It answers any questions you might have pertaining this "shoot and protect" production with valuable documents, illustrations and comparisons. It's a great piece, though it runs the risk of dissuading non-cinephiles from widescreen.

The disc closes with On the Waterfront's original widescreen theatrical trailer (2:42), which raises expectations with its promising scrolls.

Disc 2 only holds the aforementioned 1.85:1 and 1.33:1 alternate presentations of the film, each provided with the same 1.0 LPCM and 5.1 DTS-HD MA sound options, English subtitles, and sterling quality. As nice as it is to get all viable framings of the film, note that these alternate presentations do add $10 to the $49.95 SRP, based on Criterion's steep pricing standards.

Not everything from Sony's Special Edition DVD is preserved here. Foreign dubs and subtitles, not Criterion's thing, are dropped, as is a video photo gallery, filmographies, and trailers for other Sony properties. In other words, nothing you'll really miss.

The "On the Waterfront" theatrical trailer likens the film to 1944's "Going My Way", but with brass knuckles. Animated pigeons fly on the grayscale menus of Discs 1 and 2.


The scored menus give us simple, elegant animated renderings of the pigeons, having them fly behind their rooftop coop on Disc 1 and above the neighborhood skyline on Disc 2. As always, Criterion equips each disc with flawless resuming capabilities and the ability to place bookmarks on the film (in all three presentations, to boot).

Criterion breaks with tradition to treat On the Waterfront to a Digipak with slipcover. The obligatory booklet is found loose within the Digipak. At 48 pages, it is one of Criterion's thicker booklets and it is nicely illustrated in a way that matches the creative blue-gray cover art. The booklet opens with "Everybody Part of Everybody Else",
a well-researched essay by documentarian Michael Almereyda (whose narrative directing credits include the Ethan Hawke Hamlet) that biographizes Kazan, celebrates the contributions of his collaborators, and calls attention to a few choice moments in the film.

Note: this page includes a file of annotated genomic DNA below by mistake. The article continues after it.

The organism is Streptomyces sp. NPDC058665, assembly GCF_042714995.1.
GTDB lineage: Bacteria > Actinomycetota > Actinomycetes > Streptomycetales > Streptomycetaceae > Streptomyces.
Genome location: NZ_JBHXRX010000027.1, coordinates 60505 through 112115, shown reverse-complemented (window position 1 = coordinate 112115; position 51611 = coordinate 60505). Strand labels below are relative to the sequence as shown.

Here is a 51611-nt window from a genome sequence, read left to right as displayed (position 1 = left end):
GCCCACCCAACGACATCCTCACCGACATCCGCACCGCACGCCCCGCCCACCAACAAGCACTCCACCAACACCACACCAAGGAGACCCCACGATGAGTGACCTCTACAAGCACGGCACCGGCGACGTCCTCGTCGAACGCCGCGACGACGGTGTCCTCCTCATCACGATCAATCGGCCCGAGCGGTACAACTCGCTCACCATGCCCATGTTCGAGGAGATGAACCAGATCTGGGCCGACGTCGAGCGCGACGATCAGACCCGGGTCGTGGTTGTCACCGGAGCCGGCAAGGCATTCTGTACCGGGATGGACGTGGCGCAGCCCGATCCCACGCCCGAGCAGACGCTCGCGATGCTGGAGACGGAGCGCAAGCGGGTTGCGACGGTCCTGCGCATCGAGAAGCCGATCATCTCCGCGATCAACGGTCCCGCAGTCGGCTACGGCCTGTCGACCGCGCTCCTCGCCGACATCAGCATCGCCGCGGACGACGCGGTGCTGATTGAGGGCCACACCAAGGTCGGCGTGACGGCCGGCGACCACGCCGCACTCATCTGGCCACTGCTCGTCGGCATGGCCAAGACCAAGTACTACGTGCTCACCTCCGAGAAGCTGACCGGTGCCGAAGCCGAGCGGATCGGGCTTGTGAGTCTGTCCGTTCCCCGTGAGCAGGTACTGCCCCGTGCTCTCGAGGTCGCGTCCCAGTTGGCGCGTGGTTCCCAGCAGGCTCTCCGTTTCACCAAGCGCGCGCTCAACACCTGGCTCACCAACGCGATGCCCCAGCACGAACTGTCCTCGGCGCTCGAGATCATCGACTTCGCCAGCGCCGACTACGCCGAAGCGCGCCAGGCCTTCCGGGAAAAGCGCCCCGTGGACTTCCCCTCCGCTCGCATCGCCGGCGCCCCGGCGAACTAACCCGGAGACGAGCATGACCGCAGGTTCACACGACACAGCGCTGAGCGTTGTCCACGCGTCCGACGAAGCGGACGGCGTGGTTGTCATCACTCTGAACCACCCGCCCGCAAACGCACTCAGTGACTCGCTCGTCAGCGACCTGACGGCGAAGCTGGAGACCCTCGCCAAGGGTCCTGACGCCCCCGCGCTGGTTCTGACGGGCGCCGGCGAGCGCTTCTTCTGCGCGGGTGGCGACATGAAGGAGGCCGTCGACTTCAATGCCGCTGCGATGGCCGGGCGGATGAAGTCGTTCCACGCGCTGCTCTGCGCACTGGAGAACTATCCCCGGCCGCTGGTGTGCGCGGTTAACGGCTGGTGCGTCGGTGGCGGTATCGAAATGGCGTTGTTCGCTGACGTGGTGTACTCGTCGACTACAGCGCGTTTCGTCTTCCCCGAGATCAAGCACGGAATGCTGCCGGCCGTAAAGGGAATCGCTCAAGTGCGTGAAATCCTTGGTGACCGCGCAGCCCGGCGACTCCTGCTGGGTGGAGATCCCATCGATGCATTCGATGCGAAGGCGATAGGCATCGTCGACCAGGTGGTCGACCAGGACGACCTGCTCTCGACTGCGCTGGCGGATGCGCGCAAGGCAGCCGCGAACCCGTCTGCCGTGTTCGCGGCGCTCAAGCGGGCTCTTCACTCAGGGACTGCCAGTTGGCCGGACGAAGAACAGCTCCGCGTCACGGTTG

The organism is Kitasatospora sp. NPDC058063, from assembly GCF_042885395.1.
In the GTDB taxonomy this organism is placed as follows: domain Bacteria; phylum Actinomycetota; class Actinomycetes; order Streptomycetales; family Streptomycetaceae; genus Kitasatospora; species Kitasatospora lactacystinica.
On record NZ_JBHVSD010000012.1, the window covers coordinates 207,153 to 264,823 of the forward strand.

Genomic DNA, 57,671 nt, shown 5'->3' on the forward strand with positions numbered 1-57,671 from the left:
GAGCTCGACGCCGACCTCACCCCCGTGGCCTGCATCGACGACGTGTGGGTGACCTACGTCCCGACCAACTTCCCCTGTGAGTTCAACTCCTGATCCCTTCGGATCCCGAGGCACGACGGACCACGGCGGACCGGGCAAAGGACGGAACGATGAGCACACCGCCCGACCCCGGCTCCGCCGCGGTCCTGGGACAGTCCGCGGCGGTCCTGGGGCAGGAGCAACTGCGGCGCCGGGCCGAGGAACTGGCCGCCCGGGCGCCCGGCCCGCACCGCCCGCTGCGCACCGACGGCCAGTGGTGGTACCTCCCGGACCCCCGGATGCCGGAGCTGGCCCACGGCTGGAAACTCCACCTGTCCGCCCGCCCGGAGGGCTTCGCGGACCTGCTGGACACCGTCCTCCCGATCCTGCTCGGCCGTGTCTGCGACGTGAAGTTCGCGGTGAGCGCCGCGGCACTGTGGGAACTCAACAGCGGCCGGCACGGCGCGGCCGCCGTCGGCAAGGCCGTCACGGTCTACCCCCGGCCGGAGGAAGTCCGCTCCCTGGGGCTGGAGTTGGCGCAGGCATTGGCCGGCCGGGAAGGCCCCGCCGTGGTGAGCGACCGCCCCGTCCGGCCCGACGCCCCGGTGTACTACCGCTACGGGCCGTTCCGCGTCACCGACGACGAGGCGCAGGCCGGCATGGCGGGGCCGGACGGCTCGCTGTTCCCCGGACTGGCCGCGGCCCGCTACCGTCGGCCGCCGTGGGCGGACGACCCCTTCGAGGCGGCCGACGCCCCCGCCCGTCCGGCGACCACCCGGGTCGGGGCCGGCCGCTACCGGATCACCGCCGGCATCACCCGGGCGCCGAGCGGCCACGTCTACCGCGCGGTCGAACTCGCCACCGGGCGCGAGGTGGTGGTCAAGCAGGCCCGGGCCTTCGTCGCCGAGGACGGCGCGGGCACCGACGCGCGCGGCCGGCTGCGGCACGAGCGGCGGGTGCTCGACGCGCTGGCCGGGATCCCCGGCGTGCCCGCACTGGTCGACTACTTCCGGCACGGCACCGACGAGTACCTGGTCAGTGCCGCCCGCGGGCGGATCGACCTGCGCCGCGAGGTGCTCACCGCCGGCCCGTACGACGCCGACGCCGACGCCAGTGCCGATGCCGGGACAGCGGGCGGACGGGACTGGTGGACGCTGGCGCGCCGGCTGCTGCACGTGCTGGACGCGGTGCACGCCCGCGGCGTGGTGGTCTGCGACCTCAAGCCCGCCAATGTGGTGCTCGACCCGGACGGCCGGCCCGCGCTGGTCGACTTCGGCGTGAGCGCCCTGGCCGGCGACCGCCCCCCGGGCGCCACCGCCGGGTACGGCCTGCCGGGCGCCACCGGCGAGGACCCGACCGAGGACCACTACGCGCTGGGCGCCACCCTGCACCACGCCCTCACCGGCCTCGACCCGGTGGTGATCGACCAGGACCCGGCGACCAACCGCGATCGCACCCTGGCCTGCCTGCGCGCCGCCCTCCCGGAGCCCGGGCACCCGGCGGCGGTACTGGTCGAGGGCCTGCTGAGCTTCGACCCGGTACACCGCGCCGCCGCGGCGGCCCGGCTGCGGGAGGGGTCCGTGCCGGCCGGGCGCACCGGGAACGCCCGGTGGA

Next comes Elia Kazan's statement (later attributed to his wife), placed as a paid advertisement in April 12, 1952 issue of the New York Times in defense of his naming of American Communist names as a friendly witness before the House Un-American Activities Committee at the height of the Cold War. Next comes some historical context for the film's subject matter in a 1948 New York Sun article in which reports of longshoremen racketeering are flatly (yet dubiously) denied by union president Joe Ryan, one of the inspirations for Lee J. Cobb's character. It reads like an interview of Dick Tracy's Big Boy Caprice.

Finally, "Waterfront Priest" from a 1953 issue of Commonweal magazine is an article that Budd Schulberg wrote while working on the Waterfront screenplay. It profiles Jesuit priest Father John Corridan, the inspiration for Karl Malden's character in the film, a fascinating character looking out for the honest longshoreman. Amidst Criterion's ordinary, useful information (chapters list, cast list, credits and acknowledgements), the booklet's section on the transfer explains the inclusion of the film in all three of its aspect ratios.

In the film's most quoted scene, brothers Charley (Rod Steiger) and Terry Malloy (Marlon Brando) reflect on past failings and future perils.


A classic film makes a lavish Blu-ray debut in the highly satisfying manner you expect from a Criterion release of On the Waterfront. The film holds up well and is easy to appreciate here, given a sterling restoration (in all three of its aspect ratios!) and an exhaustive collection of substantial bonus features. The year may still be young, but this is definitely its best Blu-ray thus far.

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Related Reviews:
Marlon Brando: The Godfather Apocalypse Now | Eva Marie Saint: North by Northwest | Rod Steiger: Doctor Zhivago
Karl Malden: Gypsy Pollyanna The Adventures of Bullwhip Griffin | Directed by Elia Kazan: America America
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Reviewed February 16, 2013.

Text copyright 2013 DVDizzy.com. Images copyright 1954 Columbia Pictures and 2013 The Criterion Collection.
Unauthorized reproduction prohibited.